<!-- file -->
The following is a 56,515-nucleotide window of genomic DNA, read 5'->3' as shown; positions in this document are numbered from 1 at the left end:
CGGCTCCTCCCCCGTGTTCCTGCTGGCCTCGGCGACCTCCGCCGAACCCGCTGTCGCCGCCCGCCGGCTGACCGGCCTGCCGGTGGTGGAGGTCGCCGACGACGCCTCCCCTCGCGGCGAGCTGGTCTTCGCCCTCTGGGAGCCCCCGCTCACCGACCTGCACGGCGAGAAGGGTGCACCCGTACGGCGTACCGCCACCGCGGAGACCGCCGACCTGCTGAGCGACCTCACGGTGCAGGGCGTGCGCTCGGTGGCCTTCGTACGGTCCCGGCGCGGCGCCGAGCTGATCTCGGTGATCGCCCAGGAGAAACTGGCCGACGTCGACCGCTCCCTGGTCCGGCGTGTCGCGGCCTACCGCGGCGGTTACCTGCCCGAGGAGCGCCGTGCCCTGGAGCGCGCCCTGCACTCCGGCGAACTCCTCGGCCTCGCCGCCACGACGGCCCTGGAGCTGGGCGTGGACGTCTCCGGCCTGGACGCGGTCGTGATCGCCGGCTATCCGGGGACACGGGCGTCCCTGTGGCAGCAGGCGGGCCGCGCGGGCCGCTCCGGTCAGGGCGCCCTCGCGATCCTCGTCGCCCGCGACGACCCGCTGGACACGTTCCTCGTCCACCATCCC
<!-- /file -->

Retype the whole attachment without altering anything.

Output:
The following is a 56,515-nucleotide window of genomic DNA, read 5'->3' as shown; positions in this document are numbered from 1 at the left end:
CGGCTCCTCCCCCGTGTTCCTGCTGGCCTCGGCGACCTCCGCCGAACCCGCTGTCGCCGCCCGCCGGCTGACCGGCCTGCCGGTGGTGGAGGTCGCCGACGACGCCTCCCCTCGCGGCGAGCTGGTCTTCGCCCTCTGGGAGCCCCCGCTCACCGACCTGCACGGCGAGAAGGGTGCACCCGTACGGCGTACCGCCACCGCGGAGACCGCCGACCTGCTGAGCGACCTCACGGTGCAGGGCGTGCGCTCGGTGGCCTTCGTACGGTCCCGGCGCGGCGCCGAGCTGATCTCGGTGATCGCCCAGGAGAAACTGGCCGACGTCGACCGCTCCCTGGTCCGGCGTGTCGCGGCCTACCGCGGCGGTTACCTGCCCGAGGAGCGCCGTGCCCTGGAGCGCGCCCTGCACTCCGGCGAACTCCTCGGCCTCGCCGCCACGACGGCCCTGGAGCTGGGCGTGGACGTCTCCGGCCTGGACGCGGTCGTGATCGCCGGCTATCCGGGGACACGGGCGTCCCTGTGGCAGCAGGCGGGCCGCGCGGGCCGCTCCGGTCAGGGCGCCCTCGCGATCCTCGTCGCCCGCGACGACCCGCTGGACACGTTCCTCGTCCACCATCCC